Customer Review

158 of 182 people found the following review helpful
3.0 out of 5 stars ranks in the upper second tier of the series' books, fast pace,, October 27, 2009
This review is from: The Gathering Storm (Wheel of Time, Book 12) (Hardcover)
That the twelfth book in a series is entitled the "gathering" storm probably points to a fundamental problem with the series. I mean, we're eleven books (long, long books by the way) down and the storm is only just "gathering"? And anyone who has stuck this far in the Wheel of Time (which I'm assuming is pretty much everyone reading this because otherwise why the heck are you reading this?), knows that pacing has been a big problem in Jordan's work, especially after the first few books. I wonder, in fact, if part of the reason for the title was a special publisher's plea to wavering fans: "the end is coming! No, really! It's almost here!" Though in that case, perhaps announcing that the final book was going to be split into three wasn't such a smart idea.

Well, I can say whether intentional or not, The Gathering Storm does mostly deliver on its seeming promise of a quickening end. Sanderson, in place of Jordan, has offered up a book that moves more quickly than its 800 pages would seem to indicate. It doesn't match the compelling, joyful pace of the first few books, but it does mostly zip along, resolving plot events from earlier books, opening up new paths, clearing away some of the narrative and character underbrush. I'd say it's a somewhat stronger version of Knife of Dreams in that regard (though I consider KoD a pale version of the first 3 or 4). While The Gathering Storm does still have some side-plots that dilute the potential impact of major storylines, new narrative lines seem a bit more focused on getting us where we need to get to. And some of the more repetitive aspects of previous plots have been dropped, though a big one--Rand's hardening of himself--has been wearing a bit thin and continues to do so here. Not that it isn't a good arc; it's just been too stretched out.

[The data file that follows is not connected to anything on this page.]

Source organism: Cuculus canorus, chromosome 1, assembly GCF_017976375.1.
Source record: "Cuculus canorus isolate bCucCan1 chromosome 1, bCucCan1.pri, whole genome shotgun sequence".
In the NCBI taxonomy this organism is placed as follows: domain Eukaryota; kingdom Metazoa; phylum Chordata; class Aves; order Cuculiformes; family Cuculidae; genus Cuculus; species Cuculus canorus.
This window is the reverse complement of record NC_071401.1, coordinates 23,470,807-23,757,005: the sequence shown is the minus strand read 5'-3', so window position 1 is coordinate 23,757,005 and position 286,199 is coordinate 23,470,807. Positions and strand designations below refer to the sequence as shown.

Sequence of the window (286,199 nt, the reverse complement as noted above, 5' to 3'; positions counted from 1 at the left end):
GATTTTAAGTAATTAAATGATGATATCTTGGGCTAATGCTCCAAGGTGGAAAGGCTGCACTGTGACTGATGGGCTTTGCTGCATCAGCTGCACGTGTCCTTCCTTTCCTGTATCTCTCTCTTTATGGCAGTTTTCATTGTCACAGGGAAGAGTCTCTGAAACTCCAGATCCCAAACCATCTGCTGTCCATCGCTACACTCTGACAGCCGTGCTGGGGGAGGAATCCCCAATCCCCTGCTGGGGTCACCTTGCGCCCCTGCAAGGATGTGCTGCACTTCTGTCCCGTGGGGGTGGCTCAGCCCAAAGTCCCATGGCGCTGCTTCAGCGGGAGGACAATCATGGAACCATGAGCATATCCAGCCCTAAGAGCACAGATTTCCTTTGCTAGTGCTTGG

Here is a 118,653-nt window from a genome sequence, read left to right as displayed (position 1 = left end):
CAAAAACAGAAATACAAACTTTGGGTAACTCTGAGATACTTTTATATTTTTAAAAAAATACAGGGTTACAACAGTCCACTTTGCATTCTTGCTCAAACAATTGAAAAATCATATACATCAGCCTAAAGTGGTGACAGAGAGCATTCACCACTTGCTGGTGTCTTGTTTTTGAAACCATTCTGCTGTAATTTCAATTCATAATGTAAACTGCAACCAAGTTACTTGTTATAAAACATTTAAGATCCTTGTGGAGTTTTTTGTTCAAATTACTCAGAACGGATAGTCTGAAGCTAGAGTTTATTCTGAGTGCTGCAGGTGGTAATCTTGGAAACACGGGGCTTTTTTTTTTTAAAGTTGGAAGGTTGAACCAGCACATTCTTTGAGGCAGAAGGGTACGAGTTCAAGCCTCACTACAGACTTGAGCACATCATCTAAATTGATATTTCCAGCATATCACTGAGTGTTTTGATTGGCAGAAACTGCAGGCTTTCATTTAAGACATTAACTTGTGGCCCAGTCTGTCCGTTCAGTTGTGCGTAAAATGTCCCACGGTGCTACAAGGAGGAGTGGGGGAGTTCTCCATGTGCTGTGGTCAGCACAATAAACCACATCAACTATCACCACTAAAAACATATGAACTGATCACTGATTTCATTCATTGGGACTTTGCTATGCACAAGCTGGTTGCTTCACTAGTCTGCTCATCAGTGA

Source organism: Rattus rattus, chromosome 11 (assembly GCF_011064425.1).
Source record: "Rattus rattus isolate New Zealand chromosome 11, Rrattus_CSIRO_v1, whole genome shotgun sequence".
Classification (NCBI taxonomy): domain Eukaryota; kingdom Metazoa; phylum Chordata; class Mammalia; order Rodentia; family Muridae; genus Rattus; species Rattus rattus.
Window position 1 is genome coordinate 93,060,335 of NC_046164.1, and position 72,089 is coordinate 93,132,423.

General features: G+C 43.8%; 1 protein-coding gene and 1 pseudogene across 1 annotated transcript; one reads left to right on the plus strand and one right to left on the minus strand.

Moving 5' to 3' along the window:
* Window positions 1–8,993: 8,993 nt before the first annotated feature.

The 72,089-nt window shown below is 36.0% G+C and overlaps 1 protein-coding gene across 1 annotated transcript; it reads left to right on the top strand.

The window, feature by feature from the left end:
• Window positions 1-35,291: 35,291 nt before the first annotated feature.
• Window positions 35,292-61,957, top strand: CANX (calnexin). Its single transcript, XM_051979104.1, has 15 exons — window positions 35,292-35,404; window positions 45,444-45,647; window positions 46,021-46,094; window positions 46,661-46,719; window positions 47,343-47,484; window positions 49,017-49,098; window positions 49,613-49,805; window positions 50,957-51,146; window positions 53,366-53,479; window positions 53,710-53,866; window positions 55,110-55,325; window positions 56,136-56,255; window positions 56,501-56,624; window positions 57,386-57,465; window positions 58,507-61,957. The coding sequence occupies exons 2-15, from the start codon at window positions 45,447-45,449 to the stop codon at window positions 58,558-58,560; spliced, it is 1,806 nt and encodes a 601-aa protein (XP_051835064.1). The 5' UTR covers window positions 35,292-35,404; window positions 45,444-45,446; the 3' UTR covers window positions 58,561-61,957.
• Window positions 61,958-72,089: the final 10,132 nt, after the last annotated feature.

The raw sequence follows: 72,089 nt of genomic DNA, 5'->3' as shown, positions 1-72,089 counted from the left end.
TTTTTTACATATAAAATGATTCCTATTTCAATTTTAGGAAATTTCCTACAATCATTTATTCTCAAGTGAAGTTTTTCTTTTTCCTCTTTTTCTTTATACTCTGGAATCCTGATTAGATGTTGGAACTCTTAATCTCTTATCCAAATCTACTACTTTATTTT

That said, while lots of separate things happen here, and while I'd say most of them need to happen in order for us to reach the end, it feels like the narrative moves along more speedily on the micro rather than the macro level. What I mean by that is you feel the whoosh of singular events, but I can't say by the end you feel any closer to the final confrontation, despite the crossed Ts and dotted I's of prophecy and the unshackling of certain characters.